Grey on Gray - Tyburn: Dont hang out there
By Luke Boyd, Columnist
We have a number of unusual places in this country. Proportionally, England has more because they have been at it longer than we have. One such English place is Tyburn.
Tyburn was once a village west of London. Its name comes from ”Teo Bourne” which means “boundary stream,” a tributary of the River Thames. For many centuries its name was synonymous with capital punishment since for almost 600 years it was the place of execution for criminals, traitors, and religious martyrs.
The first recorded execution there took place in 1196 when William Fitz Osbern, the populist leader of the poor of London, was cornered in a church, dragged naked behind a horse to Tyburn, and hanged. Sadistic sentences were common with persons sentenced to be “hanged, drawn, and quartered” appearing often in the records. This was accomplished by hanging and then, preferably while the person was still alive, slicing open the crotch and drawing out the entrails and other organs. Lastly, the body was cut into four parts (quartering). Two of King Henry VIII’s courtiers received this sentence in 1541 for being sexually involved with his fifth wife, Catherine Howard. However, because he had previously had a good relationship with the King, Henry commuted Thomas Culpeper’s sentence to beheading, a much more humane death. The other suffered the full sentence.
In 1571 the “Tyburn Tree” was erected in the middle of the roadway where three streets came together. The “Tree” was a triangular gallows with three legs and three cross beams on which several felons could be hanged at once. Mass executions became the rule. The most recorded was in June 1649 when 23 men and one woman were hanged simultaneously. The gallows was called a “Triple Tree” or “Three-legged Mare” and quickly became a London landmark with a language all its own. A person who was “taking a ride to Tyburn” or “going west” was going to be hanged. The public hangman was dubbed the “Lord Mayor of Tyburn” and “dancing the Tyburn jig” was the act of being hanged.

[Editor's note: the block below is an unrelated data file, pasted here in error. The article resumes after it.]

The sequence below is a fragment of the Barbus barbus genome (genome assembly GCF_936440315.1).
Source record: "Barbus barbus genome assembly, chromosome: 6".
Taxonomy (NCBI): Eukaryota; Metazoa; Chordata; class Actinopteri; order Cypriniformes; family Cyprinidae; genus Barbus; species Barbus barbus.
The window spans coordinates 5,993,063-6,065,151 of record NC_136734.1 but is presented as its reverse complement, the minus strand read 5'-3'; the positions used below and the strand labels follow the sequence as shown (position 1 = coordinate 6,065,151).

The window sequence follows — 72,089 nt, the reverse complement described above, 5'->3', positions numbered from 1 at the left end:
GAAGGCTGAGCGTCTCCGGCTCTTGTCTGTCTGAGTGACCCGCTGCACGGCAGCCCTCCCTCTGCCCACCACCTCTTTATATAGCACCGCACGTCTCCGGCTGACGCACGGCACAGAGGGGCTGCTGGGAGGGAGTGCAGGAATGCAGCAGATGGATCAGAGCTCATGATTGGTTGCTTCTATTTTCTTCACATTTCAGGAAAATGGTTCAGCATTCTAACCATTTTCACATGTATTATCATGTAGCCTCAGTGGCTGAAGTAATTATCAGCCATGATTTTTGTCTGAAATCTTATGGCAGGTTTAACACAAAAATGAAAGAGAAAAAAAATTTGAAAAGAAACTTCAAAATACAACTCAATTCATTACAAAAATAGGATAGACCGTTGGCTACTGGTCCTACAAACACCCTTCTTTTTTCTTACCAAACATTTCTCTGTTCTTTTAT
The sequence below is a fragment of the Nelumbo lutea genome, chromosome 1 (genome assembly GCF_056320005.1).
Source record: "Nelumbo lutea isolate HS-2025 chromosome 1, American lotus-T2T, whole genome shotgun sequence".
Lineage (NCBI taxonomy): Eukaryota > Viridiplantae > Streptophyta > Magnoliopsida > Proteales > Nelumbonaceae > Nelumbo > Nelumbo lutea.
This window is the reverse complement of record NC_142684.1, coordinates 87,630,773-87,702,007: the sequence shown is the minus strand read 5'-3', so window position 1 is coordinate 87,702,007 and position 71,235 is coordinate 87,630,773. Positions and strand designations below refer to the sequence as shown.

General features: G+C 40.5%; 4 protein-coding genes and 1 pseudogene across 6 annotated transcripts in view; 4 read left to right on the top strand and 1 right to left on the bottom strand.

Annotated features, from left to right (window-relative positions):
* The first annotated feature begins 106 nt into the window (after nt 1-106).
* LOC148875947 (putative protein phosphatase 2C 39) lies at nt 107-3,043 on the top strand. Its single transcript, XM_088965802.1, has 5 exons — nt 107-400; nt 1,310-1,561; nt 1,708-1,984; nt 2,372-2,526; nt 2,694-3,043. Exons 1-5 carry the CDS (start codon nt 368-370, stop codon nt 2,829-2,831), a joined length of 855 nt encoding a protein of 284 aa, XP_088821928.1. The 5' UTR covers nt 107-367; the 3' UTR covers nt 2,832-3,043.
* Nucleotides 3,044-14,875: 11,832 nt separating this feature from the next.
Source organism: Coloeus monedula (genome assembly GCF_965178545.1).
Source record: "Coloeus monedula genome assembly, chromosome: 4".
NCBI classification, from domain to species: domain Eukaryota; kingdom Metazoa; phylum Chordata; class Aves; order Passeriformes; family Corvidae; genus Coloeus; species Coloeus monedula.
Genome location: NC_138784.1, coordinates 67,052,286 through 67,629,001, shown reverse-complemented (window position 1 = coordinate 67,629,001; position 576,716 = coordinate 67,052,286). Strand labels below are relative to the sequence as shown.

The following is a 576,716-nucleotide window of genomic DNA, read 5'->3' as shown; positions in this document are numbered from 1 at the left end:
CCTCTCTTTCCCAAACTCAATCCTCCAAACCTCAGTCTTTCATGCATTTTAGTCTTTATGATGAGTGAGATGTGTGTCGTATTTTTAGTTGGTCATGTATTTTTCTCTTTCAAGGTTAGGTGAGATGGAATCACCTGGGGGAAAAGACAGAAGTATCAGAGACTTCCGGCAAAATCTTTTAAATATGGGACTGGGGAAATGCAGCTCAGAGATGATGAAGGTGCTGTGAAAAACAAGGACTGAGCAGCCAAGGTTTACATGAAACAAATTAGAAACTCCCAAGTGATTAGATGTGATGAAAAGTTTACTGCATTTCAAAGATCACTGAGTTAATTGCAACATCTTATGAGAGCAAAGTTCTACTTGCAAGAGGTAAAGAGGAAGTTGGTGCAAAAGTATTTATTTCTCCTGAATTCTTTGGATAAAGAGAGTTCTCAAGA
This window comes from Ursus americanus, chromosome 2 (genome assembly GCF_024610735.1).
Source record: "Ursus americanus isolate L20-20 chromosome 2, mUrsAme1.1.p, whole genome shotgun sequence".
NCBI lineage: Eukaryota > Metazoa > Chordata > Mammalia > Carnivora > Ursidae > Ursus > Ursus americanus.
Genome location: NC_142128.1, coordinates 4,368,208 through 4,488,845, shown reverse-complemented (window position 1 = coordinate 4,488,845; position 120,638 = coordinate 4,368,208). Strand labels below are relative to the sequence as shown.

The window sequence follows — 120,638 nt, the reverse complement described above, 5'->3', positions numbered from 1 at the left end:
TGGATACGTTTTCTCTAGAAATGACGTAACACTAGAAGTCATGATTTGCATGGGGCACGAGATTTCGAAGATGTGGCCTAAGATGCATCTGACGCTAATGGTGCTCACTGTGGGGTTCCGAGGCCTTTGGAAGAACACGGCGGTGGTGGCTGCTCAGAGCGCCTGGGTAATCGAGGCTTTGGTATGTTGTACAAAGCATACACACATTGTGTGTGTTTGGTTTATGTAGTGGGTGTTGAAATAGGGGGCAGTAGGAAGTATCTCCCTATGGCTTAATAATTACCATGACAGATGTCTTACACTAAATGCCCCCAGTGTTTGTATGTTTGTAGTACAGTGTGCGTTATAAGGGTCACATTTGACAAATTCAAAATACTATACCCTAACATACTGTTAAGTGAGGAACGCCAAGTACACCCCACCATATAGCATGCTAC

There were other types of executions carried out at Tyburn. A 1746 map of London shows the gallows with an adjoining field labeled “where soldiers are shot.”
With executions being public spectacles, enterprising residents erected large spectator stands and sold “Tyburn Tickets.” On one execution day, a large section of overloaded stands collapsed, killing and injuring hundreds. However, this did not diminish the size of future crowds.
These events also produced any number of side spectacles. As a felon was in his death throes, it was not uncommon for a woman who was suffering from some malady, to strip to the waist, rush to the gallows, and let the trembling hands of the dying man massage her torso. It was thought that this power leaving a dying person had curative properties.
Those who had no one to claim them had their bodies given to the surgeons for dissection. These were highly sought after since bodies for this purpose were always in short supply. At one execution representatives of different surgeons laid claim to the same body. When it was cut down a serious fight ensured. With all the tugging in different directions, the body was literally torn apart. Each group departed with only the parts they had been able to collect.
Prisoners were transported to Tyburn from Newgate Prison in oxcarts or wagons. There would be a stop at a pub where they would be allowed to have a “last pint.” Of course, the guards would have one as well. If a bartender happened to ask a prisoner if he wanted another pint, a guard would reply, “No more for him. He’s on the wagon,” thus giving rise to our current expression.
Some of the criminals were well known and had quite a following among the common folk. Their hangings would draw a large and raucous crowd. The condemned would wear their finest clothes and were expected to put on a good show. It was important to die well. The crowd would cheer a “good dying” but would jeer at any display of weakness.
The Tyburn Tree claimed its last victims in November 1783 and is now relegated to history. On a trip to London a few years ago, Honey and I visited the site that has been engulfed by the city. However, the three roads—now busy city streets—still meet at the same location and on the large traffic island in the center are three brass triangles representing the legs of the gallows and at their center a stone medallion engraved “The Site of Tyburn Tree.” Good or bad the English always remember their history.
Posted on: 10/2/2012